Plant glucosylceramide synthase is different in sequence to the mammalian protein and is present in all plant species analysed
To identify Arabidopsis proteins with similarity to human GCS (HsGCS, UniProt: Q16739), which may represent potential targets for l-ido-DNJ derivatives, we utilised a domain enhanced lookup time accelerated BLAST (DELTA-BLAST) search against the Arabidopsis thaliana genome. This search indicated that HsGCS shares maximum homology with Arabidopsis GCS (TAIR: At2g19880), the only sequence with over 30% identity (31%) and a coverage of 33%. Domain and secondary structure analysis indicates that both plant and human GCS proteins contain an N-terminal transmembrane helix, a cytosolic domain including the putative active site and C-terminal transmembrane/membrane associated helices. The 120 amino acid region of homology lies within cytosolic catalytic domain. The only other sequence identified with an expect (E) value below 0.001 is a cellulose synthase-like C12 protein (24% identity, 54% coverage, TAIR: At4g07960).
We aligned the Arabidopsis and Tef GCS protein sequences with those from other eukaryotes (H. sapiens, D. melanogaster, C. elegans, P. pastoris and C. albicans) (Fig. S9) to compare sequence similarities and determine whether any conserved motifs important for inhibition by l-ido-DNJ derivatives could be identified. The overall identity between the plant and non-plant sequences was low, giving between 8–14%. Arabidopsis and Tef GCS show a high sequence similarity (73%), indicating conservation between these species. Sixteen residues are 100% conserved throughout all eukaryotic GCSs (indicated with (∙) in Fig. S8). These residues include the DDD motif which has been shown to be essential for substrate binding and catalysis in human GCS30,55; however, the plant sequences lack the RXXRW motif that is associated with the DDD motif and is essential for function in human GCS55. The significance of the absence of this motif in the plant sequence remains to be determined.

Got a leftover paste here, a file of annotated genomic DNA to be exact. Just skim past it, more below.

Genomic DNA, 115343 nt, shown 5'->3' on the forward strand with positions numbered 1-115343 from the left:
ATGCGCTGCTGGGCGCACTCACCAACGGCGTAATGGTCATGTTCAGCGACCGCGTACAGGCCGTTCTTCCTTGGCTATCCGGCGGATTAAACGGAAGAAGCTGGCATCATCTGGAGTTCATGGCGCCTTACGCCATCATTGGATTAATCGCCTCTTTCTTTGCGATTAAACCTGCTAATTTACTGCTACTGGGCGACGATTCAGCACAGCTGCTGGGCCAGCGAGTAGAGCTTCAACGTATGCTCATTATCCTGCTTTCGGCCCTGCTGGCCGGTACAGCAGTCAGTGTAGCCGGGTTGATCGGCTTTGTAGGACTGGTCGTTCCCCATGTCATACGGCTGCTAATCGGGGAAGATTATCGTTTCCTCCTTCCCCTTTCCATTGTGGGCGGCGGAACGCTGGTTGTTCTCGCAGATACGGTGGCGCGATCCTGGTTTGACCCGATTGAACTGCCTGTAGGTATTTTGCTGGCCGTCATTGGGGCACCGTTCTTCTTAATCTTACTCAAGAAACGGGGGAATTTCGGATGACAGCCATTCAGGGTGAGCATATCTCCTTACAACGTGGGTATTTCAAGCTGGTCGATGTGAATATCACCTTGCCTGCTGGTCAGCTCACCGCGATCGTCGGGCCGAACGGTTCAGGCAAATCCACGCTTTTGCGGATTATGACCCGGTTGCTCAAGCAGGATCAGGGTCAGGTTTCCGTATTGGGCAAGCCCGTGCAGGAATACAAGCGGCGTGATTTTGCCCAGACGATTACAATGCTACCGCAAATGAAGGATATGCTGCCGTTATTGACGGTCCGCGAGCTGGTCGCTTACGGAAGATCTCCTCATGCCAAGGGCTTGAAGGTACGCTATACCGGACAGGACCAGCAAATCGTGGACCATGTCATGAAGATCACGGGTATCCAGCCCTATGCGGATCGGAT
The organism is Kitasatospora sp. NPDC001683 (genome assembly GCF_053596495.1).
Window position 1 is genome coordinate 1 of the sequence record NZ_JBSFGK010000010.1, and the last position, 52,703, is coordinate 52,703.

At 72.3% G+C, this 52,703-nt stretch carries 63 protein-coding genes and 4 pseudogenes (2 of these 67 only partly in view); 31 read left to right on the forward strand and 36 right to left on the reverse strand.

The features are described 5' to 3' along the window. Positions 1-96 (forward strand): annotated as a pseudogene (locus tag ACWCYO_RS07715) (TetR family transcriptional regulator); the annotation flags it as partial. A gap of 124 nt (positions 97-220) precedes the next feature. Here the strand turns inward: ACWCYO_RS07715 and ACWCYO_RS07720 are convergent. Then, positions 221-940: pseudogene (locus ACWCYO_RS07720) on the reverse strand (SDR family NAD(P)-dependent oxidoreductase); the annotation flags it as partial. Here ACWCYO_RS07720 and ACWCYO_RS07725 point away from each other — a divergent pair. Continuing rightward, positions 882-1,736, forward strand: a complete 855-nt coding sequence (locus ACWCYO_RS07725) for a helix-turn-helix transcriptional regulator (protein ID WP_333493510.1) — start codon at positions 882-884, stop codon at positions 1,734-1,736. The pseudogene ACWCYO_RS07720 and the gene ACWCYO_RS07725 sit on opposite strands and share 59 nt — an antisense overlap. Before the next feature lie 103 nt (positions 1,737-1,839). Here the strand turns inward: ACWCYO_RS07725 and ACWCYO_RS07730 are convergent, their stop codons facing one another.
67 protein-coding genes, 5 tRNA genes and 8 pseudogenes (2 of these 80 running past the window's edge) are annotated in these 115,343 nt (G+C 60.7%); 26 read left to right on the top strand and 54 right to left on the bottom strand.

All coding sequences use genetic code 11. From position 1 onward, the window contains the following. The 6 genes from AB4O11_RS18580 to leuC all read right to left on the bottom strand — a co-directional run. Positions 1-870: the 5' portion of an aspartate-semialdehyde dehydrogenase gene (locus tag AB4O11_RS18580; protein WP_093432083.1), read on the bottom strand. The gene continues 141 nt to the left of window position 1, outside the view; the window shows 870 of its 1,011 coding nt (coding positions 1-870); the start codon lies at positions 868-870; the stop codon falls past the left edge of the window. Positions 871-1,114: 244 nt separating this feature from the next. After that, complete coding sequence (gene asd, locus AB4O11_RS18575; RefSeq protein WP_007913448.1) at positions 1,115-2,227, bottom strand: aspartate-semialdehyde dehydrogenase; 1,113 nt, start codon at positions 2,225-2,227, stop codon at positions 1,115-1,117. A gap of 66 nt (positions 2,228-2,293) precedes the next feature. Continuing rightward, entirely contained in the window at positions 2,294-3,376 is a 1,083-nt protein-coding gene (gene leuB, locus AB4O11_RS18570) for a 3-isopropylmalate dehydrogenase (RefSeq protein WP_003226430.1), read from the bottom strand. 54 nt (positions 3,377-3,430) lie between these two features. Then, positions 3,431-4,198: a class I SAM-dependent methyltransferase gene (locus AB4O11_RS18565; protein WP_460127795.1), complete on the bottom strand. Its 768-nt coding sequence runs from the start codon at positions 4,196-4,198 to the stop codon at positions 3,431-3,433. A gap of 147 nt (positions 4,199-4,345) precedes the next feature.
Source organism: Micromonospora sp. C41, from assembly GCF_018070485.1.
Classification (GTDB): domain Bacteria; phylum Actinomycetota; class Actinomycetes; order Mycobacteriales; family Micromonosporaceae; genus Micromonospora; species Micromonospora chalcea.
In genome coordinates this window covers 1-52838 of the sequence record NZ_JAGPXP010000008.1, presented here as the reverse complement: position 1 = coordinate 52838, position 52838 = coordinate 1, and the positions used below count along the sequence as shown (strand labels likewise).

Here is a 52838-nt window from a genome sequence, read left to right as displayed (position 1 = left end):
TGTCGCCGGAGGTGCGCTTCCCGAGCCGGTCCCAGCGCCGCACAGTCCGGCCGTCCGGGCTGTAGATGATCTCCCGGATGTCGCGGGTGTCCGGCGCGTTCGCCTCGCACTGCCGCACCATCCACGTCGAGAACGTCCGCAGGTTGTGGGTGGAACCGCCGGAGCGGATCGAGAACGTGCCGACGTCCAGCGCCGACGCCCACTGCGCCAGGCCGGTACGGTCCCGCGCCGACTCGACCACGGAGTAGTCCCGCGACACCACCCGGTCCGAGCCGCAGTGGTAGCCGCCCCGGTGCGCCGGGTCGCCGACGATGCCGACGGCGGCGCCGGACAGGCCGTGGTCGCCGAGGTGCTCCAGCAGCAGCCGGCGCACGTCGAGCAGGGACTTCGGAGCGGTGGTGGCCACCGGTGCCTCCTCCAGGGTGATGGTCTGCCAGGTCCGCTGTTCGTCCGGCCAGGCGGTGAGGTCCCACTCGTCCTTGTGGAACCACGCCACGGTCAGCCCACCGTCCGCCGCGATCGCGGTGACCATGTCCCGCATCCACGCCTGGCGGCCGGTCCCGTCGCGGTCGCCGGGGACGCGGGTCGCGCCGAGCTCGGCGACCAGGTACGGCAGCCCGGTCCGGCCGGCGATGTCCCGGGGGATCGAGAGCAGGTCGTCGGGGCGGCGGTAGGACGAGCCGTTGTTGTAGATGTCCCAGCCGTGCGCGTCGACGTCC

To determine the prevalence of GCS in plant species, we identified GCS sequences by BLAST analysis and performed a ClustalW multiple sequence alignment for fifteen selected common crop plant species (Fig. S9). This analysis indicated that the gene encoding GCS is present in all species studied. Alignment shows that there is high identity (69–99%) between the selected higher plant sequences. Three homoeologues were identified in the wheat genome, corresponding to the A, B and D genome copies.
LC-ESI-MS/MS analysis of inhibitor treated Arabidopsis indicates a decrease in glucosylceramide relative to ceramide
We reasoned that if the inhibitory effects on root growth were due to inhibition of GCS then seedlings would exhibit an accumulation of Cer with an associated decrease in GlcCer. We therefore utilised in vivo analysis of Cer and GlcCer and measured their relative levels in Arabidopsis seedlings treated with PDMP and l-ido-AEP-DNJ. Based on published sphingolipidome profiling from Arabidopsis56, we selected four major Cer and GlcCer pairs (Fig. 5) (t18:1; h16:0, t18:1; h22:0, t18:1 h24:1, t18:1 h16:0) for monitoring in plant extracts using LC-ESI-MS/MS. Arabidopsis seedlings were grown for 26 days in the presence of the inhibitors and sphingolipids were extracted from the plant tissue. Seedlings growing in the absence of inhibitors were used as a control. The levels of diagnostic Cers and the corresponding GlcCers were compared between control and inhibitor treated plants; the difference was expressed as a relative percentage change in GlcCer levels (Fig. 5).